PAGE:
Finding God’s Dream for Us
The expanded treatment of St. Ignatius Loyola’s Examen that follows is meant to show the richness of this format of prayer for incorporating spiritual / psychological learning and insights for closer union with God through a genuine repentance of our sins and freedom from shame, so that we can “praise, reverence, and serve God Our Lord.” For St. Ignatius, that is what life is all about: life to the full for the Glory of God.
Given our linear style of thinking in the West, it can be easy to look at the Examen of St. Ignatius as a set of check boxes. However, it is an ongoing dynamic spiral that moves us closer to perfect freedom and love or moves us away into the realm of shame and darkness.
God has a dream for each of us. As we journey through each day of our lives, we move towards or away from that dream. We move freely into God’s life and dream for us or we move away from God
How can we move freely and fully into God’s life every day? How do we know if we are on track or headed in the right direction? Once again Jesus has shown us the way and even explicitly told us to pray and to listen attentively with our heart, soul, and mind. Becoming aware of God’s activity in our lives, intuitively and consciously, is the act of theological reflection. According to Donald D. St. Louis, the Examen of St. Ignatius Loyola can be a method for theological reflection on one’s ministry. It can also be a method of reflection on one’s daily life that can help us focus on the Way of Jesus, the path of our calling that is God’s Dream for Us.
St. Ignatius shows the way in the five points of the Examen.
The Examen can take on many forms while following this general pattern. Theologian Susan Mahan presents her own adaptation in Seeking God – Decision Making and the Ignatian Examen.
“Taking time each day to practice centering in God for the direction of our day and our lives is necessary. There are many ways to do this: journaling, walking a labyrinth, and having a spiritual counseling session are ways to think and pray through where I am in my life, where I feel drawn, and what God sees in me that I might benefit from. Another way to have an experience of being counseled by God is the Ignatian Examen.
Very briefly, sit quietly and think of or imagine things you are truly grateful for. They can be big or small: Clean sheets, good food, your dog, ways you have been loved, accomplishments, a family member or friend, your house or job etc. Tell God what you are grateful for. See, if God has given you things you are grateful for: a rescue in life, money you needed, safety, a trip you took. Then think of the things in yourself or your life which you have chosen that have harmed you, undermined your wellbeing, or side-tracked you. These can also be big or small: being resentful, feeling superior, or not being willing to do something new that you need to do. Ask God to help you with these fears or hurts that have held you away from Him. Lastly, ask God how you can spend the next part of your day or life doing what is best. You will get answers. You can surrender to what is best and see how much more peace-filled you are. I do this every day, sometimes more than once. I act on what I hear, and I am much more at peace”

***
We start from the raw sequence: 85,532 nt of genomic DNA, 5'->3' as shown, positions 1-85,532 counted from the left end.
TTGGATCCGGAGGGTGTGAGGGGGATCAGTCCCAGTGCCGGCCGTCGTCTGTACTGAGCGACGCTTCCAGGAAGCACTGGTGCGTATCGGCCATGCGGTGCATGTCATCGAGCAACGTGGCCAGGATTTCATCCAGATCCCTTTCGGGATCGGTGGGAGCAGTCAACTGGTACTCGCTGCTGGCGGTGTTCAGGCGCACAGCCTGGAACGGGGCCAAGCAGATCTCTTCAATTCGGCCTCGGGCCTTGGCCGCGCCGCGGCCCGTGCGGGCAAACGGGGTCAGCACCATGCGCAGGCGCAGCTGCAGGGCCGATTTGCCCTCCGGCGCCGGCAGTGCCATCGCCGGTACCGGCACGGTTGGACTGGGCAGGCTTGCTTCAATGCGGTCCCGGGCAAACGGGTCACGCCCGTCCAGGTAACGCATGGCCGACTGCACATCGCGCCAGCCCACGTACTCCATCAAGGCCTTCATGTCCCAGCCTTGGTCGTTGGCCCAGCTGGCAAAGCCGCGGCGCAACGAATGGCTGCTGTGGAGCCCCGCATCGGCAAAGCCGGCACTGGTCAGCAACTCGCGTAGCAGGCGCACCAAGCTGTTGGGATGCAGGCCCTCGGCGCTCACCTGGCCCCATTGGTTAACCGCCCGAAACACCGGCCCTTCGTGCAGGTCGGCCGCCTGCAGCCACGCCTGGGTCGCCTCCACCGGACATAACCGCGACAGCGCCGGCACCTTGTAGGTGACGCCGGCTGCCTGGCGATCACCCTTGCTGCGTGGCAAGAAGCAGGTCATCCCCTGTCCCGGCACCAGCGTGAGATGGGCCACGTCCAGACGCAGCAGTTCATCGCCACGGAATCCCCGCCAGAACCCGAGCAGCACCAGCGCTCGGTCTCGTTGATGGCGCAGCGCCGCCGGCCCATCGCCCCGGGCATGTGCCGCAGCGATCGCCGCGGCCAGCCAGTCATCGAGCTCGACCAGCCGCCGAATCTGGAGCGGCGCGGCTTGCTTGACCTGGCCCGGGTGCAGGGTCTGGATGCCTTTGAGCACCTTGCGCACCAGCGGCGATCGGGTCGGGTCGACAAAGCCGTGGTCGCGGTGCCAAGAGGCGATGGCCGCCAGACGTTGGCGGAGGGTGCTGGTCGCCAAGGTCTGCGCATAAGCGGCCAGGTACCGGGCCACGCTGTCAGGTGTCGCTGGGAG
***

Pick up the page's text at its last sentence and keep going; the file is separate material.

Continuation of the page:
The core of the Examen is discernment, which is all about growing in awareness and freedom. Susan Mahan provides a succinct over-view into the spiritual psychology of discernment.
The desire to be closer to God requires letting God tell me what would please him. That sounds very old fashioned and odd. But, there’s no way around it. Knowing God is knowing what is best — best for me and best for the world. I cannot eat sugar and refined carbohydrates and feel good. I just can’t. I love that stuff!! Knowing God and growing in holiness means that I would like to know which actions in my life would help me to be happy. Discernment is the skill with which I can learn to evaluate what is the best choice at any juncture in my road every day, all day long. There are certain feelings and thoughts that characterize good decisions and others which characterize poor decisions.
The End is the Beginning
Certainly, St. Ignatius never intended for the Examen to be a long exercise – perhaps 10 or 15 minutes. It was part of his view of being a contemplative in action. We see and experience God all around us every day in everything. The Examen, in my view, was meant to reinforce a fundamental behavior and mindset that action for the Kingdom of Heaven is contemplation. Clearly, prayer and contemplation are prominent in the Spiritual Exercises.
As we move through our daily lives, the Examen offers a quick opportunity to check our direction through the day’s activities. It should not take a long time. It is simply a tool, like a road map, to help us stay on the road, on the Way of Jesus to God’s dream for us.